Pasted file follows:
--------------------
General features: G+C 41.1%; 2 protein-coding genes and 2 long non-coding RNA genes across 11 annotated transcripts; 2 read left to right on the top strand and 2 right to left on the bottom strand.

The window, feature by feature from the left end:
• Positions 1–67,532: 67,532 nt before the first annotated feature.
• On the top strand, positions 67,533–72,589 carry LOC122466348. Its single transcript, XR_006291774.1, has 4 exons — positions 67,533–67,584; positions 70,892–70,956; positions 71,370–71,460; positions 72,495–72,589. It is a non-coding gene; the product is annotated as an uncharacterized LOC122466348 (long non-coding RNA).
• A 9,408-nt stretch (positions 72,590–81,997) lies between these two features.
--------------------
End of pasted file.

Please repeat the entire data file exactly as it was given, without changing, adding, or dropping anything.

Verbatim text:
General features: G+C 41.1%; 2 protein-coding genes and 2 long non-coding RNA genes across 11 annotated transcripts; 2 read left to right on the top strand and 2 right to left on the bottom strand.

The window, feature by feature from the left end:
• Positions 1–67,532: 67,532 nt before the first annotated feature.
• On the top strand, positions 67,533–72,589 carry LOC122466348. Its single transcript, XR_006291774.1, has 4 exons — positions 67,533–67,584; positions 70,892–70,956; positions 71,370–71,460; positions 72,495–72,589. It is a non-coding gene; the product is annotated as an uncharacterized LOC122466348 (long non-coding RNA).
• A 9,408-nt stretch (positions 72,590–81,997) lies between these two features.